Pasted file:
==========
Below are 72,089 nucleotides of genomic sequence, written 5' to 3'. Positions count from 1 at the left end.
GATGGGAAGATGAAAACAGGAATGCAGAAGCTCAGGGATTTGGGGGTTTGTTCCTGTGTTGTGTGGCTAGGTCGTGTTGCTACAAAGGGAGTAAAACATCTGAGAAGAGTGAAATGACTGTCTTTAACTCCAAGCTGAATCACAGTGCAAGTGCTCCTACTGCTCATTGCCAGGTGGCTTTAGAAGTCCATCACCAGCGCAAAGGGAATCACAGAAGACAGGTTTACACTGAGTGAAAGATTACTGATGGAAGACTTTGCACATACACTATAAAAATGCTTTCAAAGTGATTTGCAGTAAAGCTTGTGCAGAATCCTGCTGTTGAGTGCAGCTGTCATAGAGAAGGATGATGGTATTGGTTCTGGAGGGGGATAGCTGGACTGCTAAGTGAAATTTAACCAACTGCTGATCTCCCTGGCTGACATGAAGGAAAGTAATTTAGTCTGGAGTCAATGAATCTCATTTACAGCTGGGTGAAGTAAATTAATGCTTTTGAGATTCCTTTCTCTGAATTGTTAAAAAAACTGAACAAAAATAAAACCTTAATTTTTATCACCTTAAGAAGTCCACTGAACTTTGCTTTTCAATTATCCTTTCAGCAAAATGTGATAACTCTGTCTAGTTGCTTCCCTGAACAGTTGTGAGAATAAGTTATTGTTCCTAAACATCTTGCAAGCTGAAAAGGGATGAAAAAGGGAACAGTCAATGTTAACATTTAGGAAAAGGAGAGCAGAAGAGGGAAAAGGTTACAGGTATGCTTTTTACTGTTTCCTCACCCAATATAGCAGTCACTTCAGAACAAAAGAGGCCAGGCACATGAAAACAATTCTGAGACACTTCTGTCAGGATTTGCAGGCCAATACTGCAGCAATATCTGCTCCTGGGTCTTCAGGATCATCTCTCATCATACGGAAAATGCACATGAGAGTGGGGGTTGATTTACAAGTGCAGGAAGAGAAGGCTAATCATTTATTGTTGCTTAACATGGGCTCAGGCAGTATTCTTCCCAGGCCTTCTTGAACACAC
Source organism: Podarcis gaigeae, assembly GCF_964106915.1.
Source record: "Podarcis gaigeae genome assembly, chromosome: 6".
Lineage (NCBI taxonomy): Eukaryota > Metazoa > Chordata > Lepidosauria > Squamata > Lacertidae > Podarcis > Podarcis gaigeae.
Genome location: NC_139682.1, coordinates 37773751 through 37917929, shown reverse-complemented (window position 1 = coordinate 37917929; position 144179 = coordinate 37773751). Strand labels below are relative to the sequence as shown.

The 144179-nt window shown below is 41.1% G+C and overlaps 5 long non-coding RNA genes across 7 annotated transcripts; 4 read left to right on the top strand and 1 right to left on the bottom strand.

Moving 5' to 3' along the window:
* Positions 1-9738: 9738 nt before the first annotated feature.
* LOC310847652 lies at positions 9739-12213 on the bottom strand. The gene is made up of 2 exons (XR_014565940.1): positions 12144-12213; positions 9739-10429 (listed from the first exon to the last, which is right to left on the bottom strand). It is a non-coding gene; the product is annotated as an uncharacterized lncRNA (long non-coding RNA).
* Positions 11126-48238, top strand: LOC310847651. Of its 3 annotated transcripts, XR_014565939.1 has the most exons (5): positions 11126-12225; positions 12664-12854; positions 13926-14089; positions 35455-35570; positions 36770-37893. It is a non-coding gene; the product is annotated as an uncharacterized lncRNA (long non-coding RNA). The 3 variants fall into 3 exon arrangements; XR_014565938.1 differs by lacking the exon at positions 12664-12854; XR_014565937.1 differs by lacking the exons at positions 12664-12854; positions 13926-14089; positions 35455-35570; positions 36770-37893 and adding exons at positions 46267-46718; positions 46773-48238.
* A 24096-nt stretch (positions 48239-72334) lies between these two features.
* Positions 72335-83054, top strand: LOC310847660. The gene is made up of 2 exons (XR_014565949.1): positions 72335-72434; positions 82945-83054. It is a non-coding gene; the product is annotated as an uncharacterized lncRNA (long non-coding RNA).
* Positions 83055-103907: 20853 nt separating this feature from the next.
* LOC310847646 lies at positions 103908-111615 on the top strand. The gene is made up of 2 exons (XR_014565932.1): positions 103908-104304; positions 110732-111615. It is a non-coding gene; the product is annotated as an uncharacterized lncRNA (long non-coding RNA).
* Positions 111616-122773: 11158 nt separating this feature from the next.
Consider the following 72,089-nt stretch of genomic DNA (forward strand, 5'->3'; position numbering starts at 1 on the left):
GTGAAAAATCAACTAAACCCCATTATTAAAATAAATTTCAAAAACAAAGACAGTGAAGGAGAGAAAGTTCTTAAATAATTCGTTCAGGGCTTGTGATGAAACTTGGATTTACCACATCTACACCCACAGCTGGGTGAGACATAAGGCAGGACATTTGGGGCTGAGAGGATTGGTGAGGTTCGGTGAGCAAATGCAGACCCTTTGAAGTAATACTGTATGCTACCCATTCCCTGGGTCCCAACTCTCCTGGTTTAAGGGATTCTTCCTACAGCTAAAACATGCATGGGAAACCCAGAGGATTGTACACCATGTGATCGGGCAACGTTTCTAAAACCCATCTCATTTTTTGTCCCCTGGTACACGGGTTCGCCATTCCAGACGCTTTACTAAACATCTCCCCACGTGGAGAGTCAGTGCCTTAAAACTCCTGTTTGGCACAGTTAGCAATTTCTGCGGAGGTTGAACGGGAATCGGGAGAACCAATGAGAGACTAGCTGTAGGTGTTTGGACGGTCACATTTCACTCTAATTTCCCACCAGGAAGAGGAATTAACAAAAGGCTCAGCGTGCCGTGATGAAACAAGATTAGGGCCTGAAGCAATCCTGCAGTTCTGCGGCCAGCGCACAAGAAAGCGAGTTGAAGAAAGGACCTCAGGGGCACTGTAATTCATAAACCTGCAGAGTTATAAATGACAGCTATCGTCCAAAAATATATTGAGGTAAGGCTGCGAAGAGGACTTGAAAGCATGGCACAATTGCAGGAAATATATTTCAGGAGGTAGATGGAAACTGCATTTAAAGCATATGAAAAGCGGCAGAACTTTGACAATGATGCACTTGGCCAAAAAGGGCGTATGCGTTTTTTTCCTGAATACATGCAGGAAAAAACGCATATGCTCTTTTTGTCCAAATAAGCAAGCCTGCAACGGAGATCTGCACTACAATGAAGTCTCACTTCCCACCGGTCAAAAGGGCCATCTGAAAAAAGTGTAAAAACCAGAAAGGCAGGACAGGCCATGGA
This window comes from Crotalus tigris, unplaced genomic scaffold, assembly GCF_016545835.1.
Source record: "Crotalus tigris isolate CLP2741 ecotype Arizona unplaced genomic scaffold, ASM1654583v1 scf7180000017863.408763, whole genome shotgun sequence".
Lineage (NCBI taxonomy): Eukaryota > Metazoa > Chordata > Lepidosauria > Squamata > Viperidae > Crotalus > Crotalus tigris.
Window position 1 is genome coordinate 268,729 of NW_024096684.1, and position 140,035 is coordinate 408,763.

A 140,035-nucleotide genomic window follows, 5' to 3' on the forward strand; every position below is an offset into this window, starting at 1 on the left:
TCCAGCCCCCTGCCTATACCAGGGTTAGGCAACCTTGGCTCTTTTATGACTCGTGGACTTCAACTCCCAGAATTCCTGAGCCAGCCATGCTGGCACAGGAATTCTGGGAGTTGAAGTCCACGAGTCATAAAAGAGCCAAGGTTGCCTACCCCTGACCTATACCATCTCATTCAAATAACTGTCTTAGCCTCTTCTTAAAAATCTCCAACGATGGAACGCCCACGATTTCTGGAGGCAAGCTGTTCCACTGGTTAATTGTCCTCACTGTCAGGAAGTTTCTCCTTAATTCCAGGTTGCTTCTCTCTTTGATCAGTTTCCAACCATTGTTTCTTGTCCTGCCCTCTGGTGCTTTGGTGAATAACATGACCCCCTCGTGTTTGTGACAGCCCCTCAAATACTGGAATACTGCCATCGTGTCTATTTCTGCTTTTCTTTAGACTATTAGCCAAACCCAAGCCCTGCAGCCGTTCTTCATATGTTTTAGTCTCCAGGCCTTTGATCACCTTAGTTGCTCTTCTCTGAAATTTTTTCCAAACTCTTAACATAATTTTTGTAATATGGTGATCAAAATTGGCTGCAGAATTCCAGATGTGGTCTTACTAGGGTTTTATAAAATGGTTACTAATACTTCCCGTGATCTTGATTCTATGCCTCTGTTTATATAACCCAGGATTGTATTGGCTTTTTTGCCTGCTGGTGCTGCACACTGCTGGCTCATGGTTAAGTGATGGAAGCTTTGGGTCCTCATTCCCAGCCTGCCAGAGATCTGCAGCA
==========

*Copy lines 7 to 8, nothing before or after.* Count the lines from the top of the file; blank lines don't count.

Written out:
The 144179-nt window shown below is 41.1% G+C and overlaps 5 long non-coding RNA genes across 7 annotated transcripts; 4 read left to right on the top strand and 1 right to left on the bottom strand.

Moving 5' to 3' along the window: